Brian Hayes, Ireland's deputy finance minister, comments on the country's "very successful" bond auction on Thursday and says investors shouldn't read too much into the negative GDP reading.» Read More
Adolfo Mesquita Nunes, Portugal's secretary of state for tourism, says the country's tourism growth has been consistent and that the country remains "very good value for money".
Rachel Dickson, head of curatorial services at the London Jewish Museum of Art and Anne Weber, co-chair at the Commission for Looted Art in Europe, talk about the significance of the discovery of the art pieces looted by the Nazi.
Anthony Duggan, head of research at Deloitte Real Estate, says the London crane survey shows that developers' confidence is picking up as the office development market hits a four year high.
European equities closed lower on Tuesday after the European Union's Commission released a relatively subdued outlook for the economy in its Autumn forecast.
Fabrizio Saccomanni, Italy's minister of economy and finance, says the government will monitor Alitalia and Telecom Italia during their transition phases but does not plan on making them public.
Greece's international creditors are due to meet the country's finance minister Tuesday for talks over the country's bailout program.
CNBC's Tom Mackenzie discusses tech innovations and future trends with industry exports, including the co-founder of IRobot from the Pioneer tech startup festival in Vienna.
Ed Balls, U.K. shadow finance minister, says Britain has shown it can push for European Union reforms in the past and says it needs to stay in the union to remain influential.
Gabriel Escarrer, CEO of Melia Hotels International, discusses the group's newest hotel in Dubai, the Middle East's "huge potential" and how diversifying risk helped them perform during the crisis.
European equities closed higher on Monday, with travel and leisure stocks the only laggard as budget airline Ryanair tumbled 12 percent, with expectations of monetary stimulus from the European Central Bank driving shares.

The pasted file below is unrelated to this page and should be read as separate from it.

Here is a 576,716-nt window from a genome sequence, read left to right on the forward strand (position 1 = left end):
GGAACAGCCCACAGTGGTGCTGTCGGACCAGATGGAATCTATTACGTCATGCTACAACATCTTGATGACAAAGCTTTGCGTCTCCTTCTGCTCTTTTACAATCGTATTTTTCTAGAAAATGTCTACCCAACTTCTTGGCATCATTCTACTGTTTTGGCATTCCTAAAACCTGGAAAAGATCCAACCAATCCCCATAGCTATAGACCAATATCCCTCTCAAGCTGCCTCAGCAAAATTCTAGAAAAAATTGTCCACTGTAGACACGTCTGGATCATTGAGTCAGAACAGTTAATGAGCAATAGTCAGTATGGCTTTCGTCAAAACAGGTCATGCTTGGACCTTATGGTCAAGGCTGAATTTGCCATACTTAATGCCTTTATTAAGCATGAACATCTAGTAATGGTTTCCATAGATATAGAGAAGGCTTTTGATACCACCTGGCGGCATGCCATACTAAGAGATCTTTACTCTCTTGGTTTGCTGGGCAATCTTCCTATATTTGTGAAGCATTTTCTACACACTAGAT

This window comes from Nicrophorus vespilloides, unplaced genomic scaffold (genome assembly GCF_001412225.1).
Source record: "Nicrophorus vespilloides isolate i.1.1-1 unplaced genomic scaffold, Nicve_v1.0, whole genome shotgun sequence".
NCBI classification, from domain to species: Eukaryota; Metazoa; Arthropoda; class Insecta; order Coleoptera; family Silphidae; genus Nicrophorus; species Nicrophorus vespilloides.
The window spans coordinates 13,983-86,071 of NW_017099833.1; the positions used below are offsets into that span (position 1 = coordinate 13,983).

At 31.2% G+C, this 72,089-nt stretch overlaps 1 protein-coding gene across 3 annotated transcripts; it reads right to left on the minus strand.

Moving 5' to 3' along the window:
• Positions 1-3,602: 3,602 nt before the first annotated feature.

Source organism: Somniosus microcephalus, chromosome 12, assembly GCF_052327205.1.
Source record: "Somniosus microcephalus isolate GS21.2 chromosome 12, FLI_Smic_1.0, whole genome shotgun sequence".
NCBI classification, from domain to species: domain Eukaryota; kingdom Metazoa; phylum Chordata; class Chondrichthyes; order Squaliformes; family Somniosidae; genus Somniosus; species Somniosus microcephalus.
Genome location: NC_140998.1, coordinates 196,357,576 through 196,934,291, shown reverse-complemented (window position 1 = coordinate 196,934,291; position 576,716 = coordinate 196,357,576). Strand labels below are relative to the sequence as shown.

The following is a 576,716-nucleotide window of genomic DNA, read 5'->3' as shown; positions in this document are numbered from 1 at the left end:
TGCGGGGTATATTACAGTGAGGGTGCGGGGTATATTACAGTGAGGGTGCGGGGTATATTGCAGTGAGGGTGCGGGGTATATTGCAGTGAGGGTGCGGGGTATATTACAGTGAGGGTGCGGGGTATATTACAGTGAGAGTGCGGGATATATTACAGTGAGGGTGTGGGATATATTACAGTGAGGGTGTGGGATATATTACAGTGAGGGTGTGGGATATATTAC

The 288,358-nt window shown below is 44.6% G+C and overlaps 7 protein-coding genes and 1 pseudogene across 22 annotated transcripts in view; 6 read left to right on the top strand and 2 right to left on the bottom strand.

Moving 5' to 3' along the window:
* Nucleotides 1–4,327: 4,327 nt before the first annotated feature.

Elena Panaritis, former Greek politician and founder of Thought for Action, says the Troika's visit to Greece this week will highlight the country's need for more fiscal measures.
Olga Kefalogianni, Greek Minister of Tourism, talks about the sector's "record year," and how the country plans to increase and diversify its offerings for tourists.
Brendan Howlin, Irish minister for public expenditure and reform, comments on the Irish economy and highlights that while exports are back to "boom level", the domestic recovery remains slow.
European shares closed lower on Friday as investors reacted to earnings news from the Royal Bank of Scotland and Renault.
Philippe Bodereau, head of pan-European credit research at Pimco, discusses the banking sector, and expects other U.K. banks to follow RBS and raise their capital ratios.
Hugo Dixon, editor-at-large at Reuters, says the foreign exchange probe is unlikely to trigger the same "shockwaves" as the Libor scandal.
The ECB won't find cause for concern over German banks when it carries out rigorous stress tests of European lenders, according to the president of the country's banking regulator.
Wimbledon champion Andy Murray has told CNBC that his aim is to win the Australian Open, once he's recovered from a recent operation.
Professional tennis player Andy Murray, talks about his new graphene racquet, his "boring" recovery from a back injury and which Grand Slam he'd like to win next.
Dato Jespal Deol, CEO of Graphene Nanochem, explains that the group produces nano-material for a number of global blue-chip companies.